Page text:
Minnesota Duluth knocks UND out in the longest game in NCAA tournament history

Bulldog forward Luke Mylymok scores at 2:13 of the fifth overtime to send the Bulldogs to a fourth-straight Frozen Four.

UND players react after their 5 overtime loss to UMD in the NCAA Fargo Regional championship Saturday, March 27,2021. Photo by Eric Hylden/Grand Forks Herald
We are part of The Trust Project.

FARGO -- UND pulled its goalie, down by two goals late in the third period Saturday night, and scored twice to send their NCAA regional final to overtime.

They played overtime. And another one. And another one. And another one. And another one. The game that started on Saturday ended on Sunday. It went 142:13, longer than any game in the 74-year history of the NCAA men's hockey tournament.

That's what made the ending excruciating for a UND team that was ranked No. 1 in the country for much of the season.

At 12:42 a.m. Sunday morning, after 6 hours and 12 minutes of game time, Minnesota Duluth forward Luke Mylymok snapped a shot on a rush that beat UND goaltender Adam Scheel five-hole early in the fifth overtime to give the Bulldogs a 3-2 win in the Fargo Regional final at Scheels Arena.

The goal came moments after UND defenseman Jake Sanderson rang a shot off the post, UND's third time drawing iron in the five extra sessions.


"It will probably go down as one of the most memorable games, even though we lost the game in overtime," UND coach Brad Berry said. "That's what sports is. I told the guys after the game, 'This is life. This is what life is. It's not fair.' At the end of the day, we could have argued all day who should have won the game. . . we felt we had a very good opportunity. We had a ton of opportunities to win the game. We felt it wasn't fair that we didn't win the game. But again, that's what sports is, that's what life is. You keep moving on."

The Bulldogs stormed the ice to celebrate a fourth-straight trip to the NCAA Frozen Four, the first team to pull off that feat since UND from 2005-08. They'll go to Pittsburgh in two weeks, two wins shy of becoming college hockey's first team to win three-straight titles since Michigan in the 1950s.

UND (22-6-1) remained on the ice for several minutes trying to digest the end of their season, which featured a Penrose Cup as National Collegiate Hockey Conference champions and the program's first NCHC Frozen Faceoff title, but it won't end with the school's ninth NCAA national championship.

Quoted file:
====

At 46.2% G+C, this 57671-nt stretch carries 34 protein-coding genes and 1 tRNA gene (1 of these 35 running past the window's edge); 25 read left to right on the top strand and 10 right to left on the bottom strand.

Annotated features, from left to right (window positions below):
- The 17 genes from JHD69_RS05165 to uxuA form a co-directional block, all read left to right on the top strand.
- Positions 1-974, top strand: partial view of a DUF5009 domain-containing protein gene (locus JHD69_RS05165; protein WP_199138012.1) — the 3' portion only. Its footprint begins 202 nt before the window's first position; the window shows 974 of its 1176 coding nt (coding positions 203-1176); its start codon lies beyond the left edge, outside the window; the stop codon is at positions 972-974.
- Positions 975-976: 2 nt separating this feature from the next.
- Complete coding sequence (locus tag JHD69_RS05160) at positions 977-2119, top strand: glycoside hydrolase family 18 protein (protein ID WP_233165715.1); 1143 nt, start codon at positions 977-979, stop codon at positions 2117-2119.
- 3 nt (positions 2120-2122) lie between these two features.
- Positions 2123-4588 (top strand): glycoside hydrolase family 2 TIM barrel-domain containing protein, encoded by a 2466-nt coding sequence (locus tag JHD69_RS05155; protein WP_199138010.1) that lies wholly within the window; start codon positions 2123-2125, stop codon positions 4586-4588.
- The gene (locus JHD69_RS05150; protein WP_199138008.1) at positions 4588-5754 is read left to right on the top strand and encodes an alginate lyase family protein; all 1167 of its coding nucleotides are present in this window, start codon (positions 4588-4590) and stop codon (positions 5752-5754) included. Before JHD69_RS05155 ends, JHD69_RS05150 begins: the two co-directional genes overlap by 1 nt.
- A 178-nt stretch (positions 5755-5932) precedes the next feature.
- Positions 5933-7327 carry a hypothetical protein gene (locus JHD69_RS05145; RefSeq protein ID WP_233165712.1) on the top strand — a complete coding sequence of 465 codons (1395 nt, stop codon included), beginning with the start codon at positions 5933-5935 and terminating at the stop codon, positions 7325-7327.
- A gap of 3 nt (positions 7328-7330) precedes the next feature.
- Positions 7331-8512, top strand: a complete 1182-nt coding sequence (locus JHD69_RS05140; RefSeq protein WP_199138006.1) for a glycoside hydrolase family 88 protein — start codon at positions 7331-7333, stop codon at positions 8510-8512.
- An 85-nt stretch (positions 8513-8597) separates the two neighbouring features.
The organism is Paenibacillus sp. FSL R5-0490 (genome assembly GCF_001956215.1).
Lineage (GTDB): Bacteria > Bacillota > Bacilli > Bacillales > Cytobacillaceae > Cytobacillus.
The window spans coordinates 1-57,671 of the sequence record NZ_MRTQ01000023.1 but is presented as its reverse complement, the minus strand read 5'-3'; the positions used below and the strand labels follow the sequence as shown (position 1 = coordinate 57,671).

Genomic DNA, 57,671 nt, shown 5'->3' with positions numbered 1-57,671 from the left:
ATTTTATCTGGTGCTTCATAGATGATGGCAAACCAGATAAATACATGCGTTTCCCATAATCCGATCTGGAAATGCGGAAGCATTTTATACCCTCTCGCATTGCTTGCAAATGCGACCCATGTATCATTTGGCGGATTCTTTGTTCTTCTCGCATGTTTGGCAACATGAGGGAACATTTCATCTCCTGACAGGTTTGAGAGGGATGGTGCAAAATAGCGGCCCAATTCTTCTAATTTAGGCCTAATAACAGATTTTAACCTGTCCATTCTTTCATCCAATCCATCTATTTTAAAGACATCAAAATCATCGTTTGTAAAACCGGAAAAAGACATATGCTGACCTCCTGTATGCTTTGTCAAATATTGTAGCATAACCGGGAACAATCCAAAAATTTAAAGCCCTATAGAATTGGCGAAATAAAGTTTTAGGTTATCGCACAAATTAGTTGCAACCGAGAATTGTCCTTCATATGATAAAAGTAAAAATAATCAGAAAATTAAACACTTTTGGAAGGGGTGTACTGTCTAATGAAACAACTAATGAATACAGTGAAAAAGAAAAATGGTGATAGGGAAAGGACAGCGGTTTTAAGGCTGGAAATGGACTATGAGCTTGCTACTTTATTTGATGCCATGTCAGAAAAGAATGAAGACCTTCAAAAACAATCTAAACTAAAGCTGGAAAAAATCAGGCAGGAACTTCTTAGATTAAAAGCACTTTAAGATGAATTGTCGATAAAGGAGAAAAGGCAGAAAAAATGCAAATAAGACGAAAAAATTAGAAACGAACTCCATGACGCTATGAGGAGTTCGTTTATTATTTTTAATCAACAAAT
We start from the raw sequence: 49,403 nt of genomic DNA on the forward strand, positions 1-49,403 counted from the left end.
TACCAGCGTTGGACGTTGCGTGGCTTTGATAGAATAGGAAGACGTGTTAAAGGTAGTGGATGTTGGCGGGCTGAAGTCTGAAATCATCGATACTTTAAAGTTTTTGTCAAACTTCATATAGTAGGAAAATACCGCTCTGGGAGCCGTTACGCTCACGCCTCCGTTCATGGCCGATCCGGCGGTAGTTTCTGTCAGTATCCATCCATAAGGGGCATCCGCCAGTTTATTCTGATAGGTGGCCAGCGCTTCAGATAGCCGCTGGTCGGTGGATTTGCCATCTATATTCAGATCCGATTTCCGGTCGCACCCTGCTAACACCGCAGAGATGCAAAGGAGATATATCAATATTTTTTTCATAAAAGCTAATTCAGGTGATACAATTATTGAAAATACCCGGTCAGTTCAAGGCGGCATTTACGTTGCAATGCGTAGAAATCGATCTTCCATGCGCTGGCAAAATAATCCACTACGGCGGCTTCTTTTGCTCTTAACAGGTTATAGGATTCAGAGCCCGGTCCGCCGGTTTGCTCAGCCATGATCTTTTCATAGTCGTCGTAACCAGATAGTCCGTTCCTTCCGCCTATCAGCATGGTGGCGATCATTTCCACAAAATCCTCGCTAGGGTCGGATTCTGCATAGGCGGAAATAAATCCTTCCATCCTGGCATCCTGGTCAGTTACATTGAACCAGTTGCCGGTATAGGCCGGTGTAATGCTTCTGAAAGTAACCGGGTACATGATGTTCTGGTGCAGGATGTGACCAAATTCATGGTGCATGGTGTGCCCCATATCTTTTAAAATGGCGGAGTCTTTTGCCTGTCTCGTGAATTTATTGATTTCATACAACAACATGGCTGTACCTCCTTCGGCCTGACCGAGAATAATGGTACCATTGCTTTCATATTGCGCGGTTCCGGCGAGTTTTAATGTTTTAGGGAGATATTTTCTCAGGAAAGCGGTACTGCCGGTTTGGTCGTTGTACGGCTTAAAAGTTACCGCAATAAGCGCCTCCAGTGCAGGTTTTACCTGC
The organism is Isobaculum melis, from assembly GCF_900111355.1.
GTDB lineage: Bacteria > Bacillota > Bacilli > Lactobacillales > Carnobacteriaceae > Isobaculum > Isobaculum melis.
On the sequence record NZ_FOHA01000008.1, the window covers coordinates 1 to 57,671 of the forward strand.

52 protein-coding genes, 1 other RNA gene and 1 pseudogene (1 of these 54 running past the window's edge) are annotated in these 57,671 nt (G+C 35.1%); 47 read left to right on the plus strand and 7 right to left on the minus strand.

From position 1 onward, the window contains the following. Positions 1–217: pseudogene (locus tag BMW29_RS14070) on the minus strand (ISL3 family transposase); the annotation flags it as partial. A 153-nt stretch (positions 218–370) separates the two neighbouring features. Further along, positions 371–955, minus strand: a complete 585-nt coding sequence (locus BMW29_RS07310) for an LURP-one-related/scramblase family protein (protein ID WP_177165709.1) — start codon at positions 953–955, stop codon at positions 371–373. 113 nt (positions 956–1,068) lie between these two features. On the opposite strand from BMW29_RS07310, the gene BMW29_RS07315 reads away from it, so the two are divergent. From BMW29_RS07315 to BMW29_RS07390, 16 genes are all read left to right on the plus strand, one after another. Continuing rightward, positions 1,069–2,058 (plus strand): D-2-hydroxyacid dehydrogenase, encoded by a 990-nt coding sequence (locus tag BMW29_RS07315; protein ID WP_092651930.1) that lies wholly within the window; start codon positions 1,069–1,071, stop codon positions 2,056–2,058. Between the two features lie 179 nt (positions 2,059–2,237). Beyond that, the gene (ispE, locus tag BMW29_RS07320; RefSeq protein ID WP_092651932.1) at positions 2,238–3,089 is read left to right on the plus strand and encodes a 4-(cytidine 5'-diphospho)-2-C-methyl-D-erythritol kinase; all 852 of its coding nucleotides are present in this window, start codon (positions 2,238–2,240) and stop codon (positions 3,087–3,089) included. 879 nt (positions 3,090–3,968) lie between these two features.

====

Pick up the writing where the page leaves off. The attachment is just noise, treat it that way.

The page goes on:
"We had a really good team this year together," Berry said. "I've been here a long time as a player, as an assistant coach and as a head coach, and I don't know if we had a group that's tighter or cared about each other more than this group. We always talk about controlling the things you can control. There's three things we always talk about: your work ethic, your attitude and your choices that you make every single day. These guys did it to a T, to an elite level."

Captain Jordan Kawaguchi, who tied the game with an extra-attacker goal in the final minutes, hugged all of UND's players as they left the ice.

"Those are my brothers," Kawaguchi said. "That's my family."

The Bulldogs, who have won the last two NCAA national titles, continued their overtime magic.

Minnesota Duluth won overtime games in the NCAA in 2016 (Providence), two in 2017 (Ohio State, Boston University), another in 2018 (Minnesota State-Mankato), another in 2019 (Bowling Green) and another Saturday/Sunday. Three of those overtime wins came in Fargo's Scheels Arena.


UND, meanwhile, lost another multiple-overtime heartbreaker in the NCAA tournament.

In 2017, in the same building, UND lost a double-overtime game to Boston University. The Fighting Hawks went 25 minutes without allowing a shot on goal -- including the entire first overtime -- but couldn't finish it off.

Saturday's game wasn't quite so lopsided -- final shots were 65-54 UND -- but the chances to win it were plentiful.

Gavin Hain hit the crossbar in the first overtime. Shane Pinto hit the crossbar in the third overtime. Just as the third overtime ended, Jasper Weatherby entered the zone on a rush, shot a puck that hit Minnesota Duluth goalie Zach Stejskal, fluttered in the air behind him, and landed on top of the net. Sanderson hit the post again in the fifth overtime.